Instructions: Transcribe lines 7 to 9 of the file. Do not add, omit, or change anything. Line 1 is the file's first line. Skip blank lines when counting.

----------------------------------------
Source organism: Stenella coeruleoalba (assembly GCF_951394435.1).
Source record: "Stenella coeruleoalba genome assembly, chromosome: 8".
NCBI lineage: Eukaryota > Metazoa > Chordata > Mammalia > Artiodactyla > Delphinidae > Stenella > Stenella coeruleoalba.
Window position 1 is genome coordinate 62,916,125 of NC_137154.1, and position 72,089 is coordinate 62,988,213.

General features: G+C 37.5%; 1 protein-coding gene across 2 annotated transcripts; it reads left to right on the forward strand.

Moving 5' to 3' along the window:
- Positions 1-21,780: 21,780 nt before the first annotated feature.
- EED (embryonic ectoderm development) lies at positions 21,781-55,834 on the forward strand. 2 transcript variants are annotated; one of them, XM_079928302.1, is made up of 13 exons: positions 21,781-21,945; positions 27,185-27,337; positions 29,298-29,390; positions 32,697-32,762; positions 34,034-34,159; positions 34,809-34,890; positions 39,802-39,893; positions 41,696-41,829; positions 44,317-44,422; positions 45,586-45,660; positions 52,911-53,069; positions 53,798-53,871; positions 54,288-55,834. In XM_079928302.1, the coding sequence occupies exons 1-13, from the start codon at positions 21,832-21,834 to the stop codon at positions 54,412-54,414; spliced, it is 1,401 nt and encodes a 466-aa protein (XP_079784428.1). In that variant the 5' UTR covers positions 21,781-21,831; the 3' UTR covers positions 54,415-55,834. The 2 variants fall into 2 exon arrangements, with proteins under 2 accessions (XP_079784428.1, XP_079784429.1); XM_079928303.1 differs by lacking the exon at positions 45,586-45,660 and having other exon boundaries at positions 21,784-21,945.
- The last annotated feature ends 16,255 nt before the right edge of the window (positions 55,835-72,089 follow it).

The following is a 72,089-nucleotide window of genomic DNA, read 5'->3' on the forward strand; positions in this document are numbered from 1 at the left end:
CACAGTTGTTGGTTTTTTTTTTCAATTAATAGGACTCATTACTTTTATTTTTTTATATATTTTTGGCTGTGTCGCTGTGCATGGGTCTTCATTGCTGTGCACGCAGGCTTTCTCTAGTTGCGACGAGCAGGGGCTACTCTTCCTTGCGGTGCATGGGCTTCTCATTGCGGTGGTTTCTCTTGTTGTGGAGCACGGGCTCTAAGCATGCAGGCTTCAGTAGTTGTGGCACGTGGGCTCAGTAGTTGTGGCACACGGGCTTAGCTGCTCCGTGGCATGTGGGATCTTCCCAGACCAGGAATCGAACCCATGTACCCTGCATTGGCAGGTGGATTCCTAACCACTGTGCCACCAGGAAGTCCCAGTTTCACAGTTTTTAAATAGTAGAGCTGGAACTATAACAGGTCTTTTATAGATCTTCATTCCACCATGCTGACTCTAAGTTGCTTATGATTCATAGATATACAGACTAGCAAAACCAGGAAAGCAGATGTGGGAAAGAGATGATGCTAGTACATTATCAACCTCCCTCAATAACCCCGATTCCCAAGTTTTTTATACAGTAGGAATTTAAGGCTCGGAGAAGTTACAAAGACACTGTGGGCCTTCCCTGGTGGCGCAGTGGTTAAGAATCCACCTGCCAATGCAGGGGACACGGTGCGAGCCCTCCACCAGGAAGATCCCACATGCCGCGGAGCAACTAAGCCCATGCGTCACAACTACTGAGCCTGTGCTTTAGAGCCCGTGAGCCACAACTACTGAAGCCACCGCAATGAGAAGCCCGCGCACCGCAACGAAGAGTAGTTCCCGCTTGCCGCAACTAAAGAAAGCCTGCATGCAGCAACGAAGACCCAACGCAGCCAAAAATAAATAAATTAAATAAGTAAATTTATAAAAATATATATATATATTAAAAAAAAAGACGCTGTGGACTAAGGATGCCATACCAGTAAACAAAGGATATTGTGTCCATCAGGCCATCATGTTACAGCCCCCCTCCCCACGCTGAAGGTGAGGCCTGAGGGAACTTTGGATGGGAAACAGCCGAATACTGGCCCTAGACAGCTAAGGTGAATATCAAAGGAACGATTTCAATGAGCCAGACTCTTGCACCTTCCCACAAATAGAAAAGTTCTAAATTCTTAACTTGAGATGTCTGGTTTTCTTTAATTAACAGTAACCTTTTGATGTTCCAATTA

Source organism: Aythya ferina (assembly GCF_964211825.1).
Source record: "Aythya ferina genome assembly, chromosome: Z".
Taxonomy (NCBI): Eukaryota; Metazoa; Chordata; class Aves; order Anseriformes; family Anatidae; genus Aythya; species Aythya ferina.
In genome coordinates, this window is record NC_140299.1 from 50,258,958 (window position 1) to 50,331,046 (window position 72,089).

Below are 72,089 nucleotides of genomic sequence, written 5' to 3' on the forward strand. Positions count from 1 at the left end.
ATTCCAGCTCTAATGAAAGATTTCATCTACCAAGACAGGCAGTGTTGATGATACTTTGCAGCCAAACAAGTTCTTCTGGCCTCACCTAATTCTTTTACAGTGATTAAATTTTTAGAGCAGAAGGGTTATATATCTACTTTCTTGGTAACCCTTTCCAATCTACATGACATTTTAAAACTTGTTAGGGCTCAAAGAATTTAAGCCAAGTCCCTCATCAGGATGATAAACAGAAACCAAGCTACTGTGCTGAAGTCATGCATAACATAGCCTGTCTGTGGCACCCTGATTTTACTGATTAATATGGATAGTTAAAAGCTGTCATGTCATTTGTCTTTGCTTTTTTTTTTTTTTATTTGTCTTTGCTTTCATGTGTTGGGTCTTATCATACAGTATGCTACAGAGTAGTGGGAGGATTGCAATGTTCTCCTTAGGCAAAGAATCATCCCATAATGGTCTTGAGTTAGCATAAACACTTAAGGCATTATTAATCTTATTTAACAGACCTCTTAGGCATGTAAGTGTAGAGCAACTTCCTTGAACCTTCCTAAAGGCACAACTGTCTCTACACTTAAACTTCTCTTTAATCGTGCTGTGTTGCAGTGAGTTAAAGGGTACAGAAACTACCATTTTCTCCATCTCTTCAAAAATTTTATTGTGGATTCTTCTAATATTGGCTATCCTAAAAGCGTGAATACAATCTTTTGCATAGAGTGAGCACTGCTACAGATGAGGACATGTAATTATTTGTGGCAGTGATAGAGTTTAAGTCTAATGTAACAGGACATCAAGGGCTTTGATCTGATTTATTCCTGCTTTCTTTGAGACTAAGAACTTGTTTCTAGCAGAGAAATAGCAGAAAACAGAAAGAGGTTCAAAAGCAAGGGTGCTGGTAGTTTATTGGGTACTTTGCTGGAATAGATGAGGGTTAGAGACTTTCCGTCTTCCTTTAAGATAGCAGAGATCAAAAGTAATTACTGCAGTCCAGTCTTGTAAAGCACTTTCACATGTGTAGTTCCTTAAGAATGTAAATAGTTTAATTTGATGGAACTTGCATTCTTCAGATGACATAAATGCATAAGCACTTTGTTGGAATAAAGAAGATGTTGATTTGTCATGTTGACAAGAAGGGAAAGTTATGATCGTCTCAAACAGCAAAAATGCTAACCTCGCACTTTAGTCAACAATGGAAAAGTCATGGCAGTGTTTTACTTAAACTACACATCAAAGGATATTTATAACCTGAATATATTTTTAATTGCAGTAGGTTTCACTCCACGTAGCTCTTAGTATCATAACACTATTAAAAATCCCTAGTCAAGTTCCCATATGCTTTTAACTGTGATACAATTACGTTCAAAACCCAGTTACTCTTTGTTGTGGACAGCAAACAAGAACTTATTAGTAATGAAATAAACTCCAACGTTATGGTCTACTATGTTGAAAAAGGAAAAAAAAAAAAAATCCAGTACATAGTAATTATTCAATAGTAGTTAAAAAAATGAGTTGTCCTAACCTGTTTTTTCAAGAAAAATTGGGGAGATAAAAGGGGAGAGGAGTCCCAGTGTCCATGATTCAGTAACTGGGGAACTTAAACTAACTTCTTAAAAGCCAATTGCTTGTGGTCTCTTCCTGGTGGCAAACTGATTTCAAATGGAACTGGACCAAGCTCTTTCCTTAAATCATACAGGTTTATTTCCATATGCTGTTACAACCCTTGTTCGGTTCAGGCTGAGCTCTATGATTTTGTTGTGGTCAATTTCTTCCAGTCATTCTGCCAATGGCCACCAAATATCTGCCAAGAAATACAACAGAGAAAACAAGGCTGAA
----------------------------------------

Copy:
- Positions 1-21,780: 21,780 nt before the first annotated feature.
- EED (embryonic ectoderm development) lies at positions 21,781-55,834 on the forward strand. 2 transcript variants are annotated; one of them, XM_079928302.1, is made up of 13 exons: positions 21,781-21,945; positions 27,185-27,337; positions 29,298-29,390; positions 32,697-32,762; positions 34,034-34,159; positions 34,809-34,890; positions 39,802-39,893; positions 41,696-41,829; positions 44,317-44,422; positions 45,586-45,660; positions 52,911-53,069; positions 53,798-53,871; positions 54,288-55,834. In XM_079928302.1, the coding sequence occupies exons 1-13, from the start codon at positions 21,832-21,834 to the stop codon at positions 54,412-54,414; spliced, it is 1,401 nt and encodes a 466-aa protein (XP_079784428.1). In that variant the 5' UTR covers positions 21,781-21,831; the 3' UTR covers positions 54,415-55,834. The 2 variants fall into 2 exon arrangements, with proteins under 2 accessions (XP_079784428.1, XP_079784429.1); XM_079928303.1 differs by lacking the exon at positions 45,586-45,660 and having other exon boundaries at positions 21,784-21,945.
- The last annotated feature ends 16,255 nt before the right edge of the window (positions 55,835-72,089 follow it).